I could have stayed all day but instead I got on a train to Valhalla, a town on the border of upstate New York and Connecticut. Here, there are lots of pretty, old clapboard houses, with slightly overgrown gardens and rope swings on weeping willows. To get to Big Corp we drove around a little valley, with a huge reservoir surrounded by a dense forest where the leaves are just starting to turn gold.

The Big Corp learning centre here appears to have been modelled on a seventies ski lodge, all big chunks of stone and untreated wood. Big Corp people stride about talking importantly on their phones, or networking freely in one of the common areas. There is a lounge with a fake fire in it, which is billed as 'The Fireside Lounge: Thoughtful Food for Thoughtful Minds.' In the cafeteria they had a self-serve vat of icecream, and you could help yourself to toppings.

Yup, New Jersey loses every time. (Unless it's trashy TV you're after, in which case, bring on the guidos.)

Wednesday, October 12, 2011

Wordsmithery, trashy magazine style

In Star magazine, and others of that ilk, people never go to parties or bars. They 'hit them up' instead. And no-one ever kisses, but plenty of people 'pucker up' and 'plant smackers'. There are many 'hoofers', but no dancers.

Beyonce and Jay-Z did not go shopping last week. They 'scooped up designer duds'. And, accompanying young Louis to a party, Sandra Bullock did not dress as a pirate. She 'donned swashbuckling swag'.
All the trash that's barely fit to print

I know, I know, spending even a nanosecond reading those rags is a complete waste of time. So analyzing and pausing to comment on what they say is idiocy.

And yet... and yet, those turns of phrase make me smile. I'm considering adopting them. I think I could be even more successful at Big Corp and in my writing career if only I had a more exciting style of speech.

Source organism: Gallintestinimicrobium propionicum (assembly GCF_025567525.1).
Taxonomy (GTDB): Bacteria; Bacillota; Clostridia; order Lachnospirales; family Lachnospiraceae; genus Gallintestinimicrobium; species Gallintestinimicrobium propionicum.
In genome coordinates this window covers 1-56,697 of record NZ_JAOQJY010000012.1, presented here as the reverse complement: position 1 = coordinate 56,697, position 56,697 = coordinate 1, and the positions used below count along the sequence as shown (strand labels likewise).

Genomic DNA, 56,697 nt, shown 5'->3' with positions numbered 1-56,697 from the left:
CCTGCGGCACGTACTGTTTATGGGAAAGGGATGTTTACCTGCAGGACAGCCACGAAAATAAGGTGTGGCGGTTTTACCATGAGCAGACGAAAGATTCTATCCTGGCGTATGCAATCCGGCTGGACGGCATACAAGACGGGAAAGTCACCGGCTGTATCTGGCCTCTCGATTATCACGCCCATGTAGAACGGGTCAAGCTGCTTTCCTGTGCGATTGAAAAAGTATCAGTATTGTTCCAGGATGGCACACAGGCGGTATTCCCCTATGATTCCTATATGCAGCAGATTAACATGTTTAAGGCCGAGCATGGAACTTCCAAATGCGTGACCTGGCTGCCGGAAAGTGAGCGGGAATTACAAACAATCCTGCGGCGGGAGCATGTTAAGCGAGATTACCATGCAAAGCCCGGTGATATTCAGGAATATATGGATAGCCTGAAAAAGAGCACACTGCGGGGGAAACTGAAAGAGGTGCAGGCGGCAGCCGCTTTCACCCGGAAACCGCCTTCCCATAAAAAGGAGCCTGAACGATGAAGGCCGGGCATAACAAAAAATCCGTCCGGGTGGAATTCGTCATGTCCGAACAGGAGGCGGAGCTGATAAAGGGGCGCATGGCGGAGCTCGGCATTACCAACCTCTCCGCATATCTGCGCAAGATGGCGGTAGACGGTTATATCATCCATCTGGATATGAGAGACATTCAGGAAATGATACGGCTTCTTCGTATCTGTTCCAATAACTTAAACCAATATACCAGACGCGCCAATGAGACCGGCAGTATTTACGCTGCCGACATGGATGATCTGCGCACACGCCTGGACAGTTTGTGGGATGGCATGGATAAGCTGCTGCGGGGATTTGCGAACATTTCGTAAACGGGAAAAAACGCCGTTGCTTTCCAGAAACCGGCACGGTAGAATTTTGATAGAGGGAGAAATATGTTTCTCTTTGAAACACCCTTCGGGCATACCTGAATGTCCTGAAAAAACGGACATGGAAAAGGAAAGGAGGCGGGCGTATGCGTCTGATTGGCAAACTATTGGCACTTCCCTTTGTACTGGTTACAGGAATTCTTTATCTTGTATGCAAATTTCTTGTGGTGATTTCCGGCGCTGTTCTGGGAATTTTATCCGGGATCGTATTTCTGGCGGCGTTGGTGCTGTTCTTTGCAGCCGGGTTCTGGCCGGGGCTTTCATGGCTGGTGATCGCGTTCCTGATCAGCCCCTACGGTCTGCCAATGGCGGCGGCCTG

Or should that be 'a snazzier mode of chewing the fat'?

Sunday, October 9, 2011

Whose fantasy is this anyway?

Another weekend, another drubbing in TLOML's Fantasy Football League.

To be clear, this is American football. Not 'soccer', as Americans call actual football. I know very little about football. I know even less about American football. When I watch it, I literally don't understand what's happening. I can't even see where the ball is. When the attacking team do one of those dummy plays, and trick the defense into going in the wrong direction, I am always fooled too. I'm always following what I think is the ball till it goes off the screen, and then I realise, the action is at the other end of the screen.

Despite my ignorance, I do quite enjoy watching it. The men mostly have great big bottoms and powerful thighs, and they wear very tight leggings, and there's something transfixing about watching all of that in motion.